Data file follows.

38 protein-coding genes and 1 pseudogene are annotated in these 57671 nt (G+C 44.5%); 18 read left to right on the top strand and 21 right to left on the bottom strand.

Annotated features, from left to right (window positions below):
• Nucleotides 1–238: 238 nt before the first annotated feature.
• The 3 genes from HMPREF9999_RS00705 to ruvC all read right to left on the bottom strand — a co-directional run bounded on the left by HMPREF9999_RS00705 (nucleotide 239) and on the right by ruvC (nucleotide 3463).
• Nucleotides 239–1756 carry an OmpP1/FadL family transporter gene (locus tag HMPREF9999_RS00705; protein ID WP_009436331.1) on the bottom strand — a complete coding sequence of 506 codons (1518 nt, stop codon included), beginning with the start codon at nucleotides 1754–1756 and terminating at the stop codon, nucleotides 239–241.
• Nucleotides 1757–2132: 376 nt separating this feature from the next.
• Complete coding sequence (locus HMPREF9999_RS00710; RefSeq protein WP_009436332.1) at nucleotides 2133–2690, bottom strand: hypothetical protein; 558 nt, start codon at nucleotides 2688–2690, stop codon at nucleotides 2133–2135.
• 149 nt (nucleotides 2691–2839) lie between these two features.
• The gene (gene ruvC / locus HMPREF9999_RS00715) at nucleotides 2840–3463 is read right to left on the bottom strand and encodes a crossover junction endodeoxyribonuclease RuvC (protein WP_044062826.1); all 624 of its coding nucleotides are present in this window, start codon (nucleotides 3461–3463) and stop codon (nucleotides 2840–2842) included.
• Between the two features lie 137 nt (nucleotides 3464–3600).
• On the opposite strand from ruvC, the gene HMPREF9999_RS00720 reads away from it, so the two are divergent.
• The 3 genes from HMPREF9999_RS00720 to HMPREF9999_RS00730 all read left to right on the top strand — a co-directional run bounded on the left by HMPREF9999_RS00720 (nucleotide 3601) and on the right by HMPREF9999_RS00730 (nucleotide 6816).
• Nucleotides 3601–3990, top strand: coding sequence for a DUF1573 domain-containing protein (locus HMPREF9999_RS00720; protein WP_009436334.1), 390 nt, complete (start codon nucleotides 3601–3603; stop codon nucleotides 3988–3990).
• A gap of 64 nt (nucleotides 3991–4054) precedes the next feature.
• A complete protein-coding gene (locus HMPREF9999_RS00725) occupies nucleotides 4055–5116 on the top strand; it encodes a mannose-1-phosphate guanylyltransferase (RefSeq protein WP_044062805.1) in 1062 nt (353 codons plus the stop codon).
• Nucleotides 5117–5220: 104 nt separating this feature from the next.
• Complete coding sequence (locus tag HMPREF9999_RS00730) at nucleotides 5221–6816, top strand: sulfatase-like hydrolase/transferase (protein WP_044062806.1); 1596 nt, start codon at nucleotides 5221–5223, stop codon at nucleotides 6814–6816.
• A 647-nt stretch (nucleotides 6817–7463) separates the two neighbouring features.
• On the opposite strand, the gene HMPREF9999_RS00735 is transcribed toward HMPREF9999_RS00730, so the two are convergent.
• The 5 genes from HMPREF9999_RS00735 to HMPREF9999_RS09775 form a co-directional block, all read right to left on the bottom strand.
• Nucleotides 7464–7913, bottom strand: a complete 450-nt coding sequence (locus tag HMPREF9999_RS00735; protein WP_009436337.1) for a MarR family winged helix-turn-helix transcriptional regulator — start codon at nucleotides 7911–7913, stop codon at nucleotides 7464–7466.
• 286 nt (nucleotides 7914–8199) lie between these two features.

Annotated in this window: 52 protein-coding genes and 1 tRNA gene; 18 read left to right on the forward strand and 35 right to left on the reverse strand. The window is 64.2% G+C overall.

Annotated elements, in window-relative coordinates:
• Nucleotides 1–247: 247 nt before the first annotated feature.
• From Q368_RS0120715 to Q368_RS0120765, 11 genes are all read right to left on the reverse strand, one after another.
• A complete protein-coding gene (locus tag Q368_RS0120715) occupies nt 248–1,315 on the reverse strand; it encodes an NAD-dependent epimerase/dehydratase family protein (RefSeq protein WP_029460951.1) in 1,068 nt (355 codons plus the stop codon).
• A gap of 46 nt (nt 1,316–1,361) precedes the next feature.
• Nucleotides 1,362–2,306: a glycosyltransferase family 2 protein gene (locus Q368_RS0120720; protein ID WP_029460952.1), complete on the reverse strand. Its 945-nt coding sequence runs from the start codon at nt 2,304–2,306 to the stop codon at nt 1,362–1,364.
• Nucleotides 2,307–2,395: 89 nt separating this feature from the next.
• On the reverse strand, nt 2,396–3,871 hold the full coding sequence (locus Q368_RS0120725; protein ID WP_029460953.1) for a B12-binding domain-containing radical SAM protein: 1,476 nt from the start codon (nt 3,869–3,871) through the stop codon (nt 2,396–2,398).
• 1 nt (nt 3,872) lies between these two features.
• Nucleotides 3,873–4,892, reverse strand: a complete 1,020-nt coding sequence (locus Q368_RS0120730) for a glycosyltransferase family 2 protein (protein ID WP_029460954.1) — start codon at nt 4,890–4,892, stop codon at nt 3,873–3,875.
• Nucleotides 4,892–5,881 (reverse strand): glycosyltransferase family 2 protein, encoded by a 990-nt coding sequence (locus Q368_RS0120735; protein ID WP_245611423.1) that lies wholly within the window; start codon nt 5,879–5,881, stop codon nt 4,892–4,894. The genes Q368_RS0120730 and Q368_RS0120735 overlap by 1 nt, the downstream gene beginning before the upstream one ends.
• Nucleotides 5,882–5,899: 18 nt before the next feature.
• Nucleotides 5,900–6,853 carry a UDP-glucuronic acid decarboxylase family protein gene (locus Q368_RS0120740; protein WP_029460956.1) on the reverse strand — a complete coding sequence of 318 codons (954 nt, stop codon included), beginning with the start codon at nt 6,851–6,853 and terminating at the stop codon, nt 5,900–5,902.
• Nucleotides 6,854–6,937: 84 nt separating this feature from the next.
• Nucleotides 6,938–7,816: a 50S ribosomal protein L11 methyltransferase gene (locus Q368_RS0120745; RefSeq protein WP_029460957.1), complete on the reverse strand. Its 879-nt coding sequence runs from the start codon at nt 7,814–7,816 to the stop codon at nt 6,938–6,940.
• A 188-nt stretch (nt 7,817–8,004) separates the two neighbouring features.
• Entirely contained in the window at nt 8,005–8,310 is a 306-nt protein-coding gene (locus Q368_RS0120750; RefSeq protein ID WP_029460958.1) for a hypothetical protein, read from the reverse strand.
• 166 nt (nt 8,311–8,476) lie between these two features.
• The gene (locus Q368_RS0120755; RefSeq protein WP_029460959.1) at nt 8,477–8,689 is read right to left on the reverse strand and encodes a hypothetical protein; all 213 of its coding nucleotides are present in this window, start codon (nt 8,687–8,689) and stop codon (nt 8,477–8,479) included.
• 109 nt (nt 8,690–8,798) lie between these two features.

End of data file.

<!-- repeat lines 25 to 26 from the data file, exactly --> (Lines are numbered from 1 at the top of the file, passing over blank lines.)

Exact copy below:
• Nucleotides 1–247: 247 nt before the first annotated feature.
• From Q368_RS0120715 to Q368_RS0120765, 11 genes are all read right to left on the reverse strand, one after another.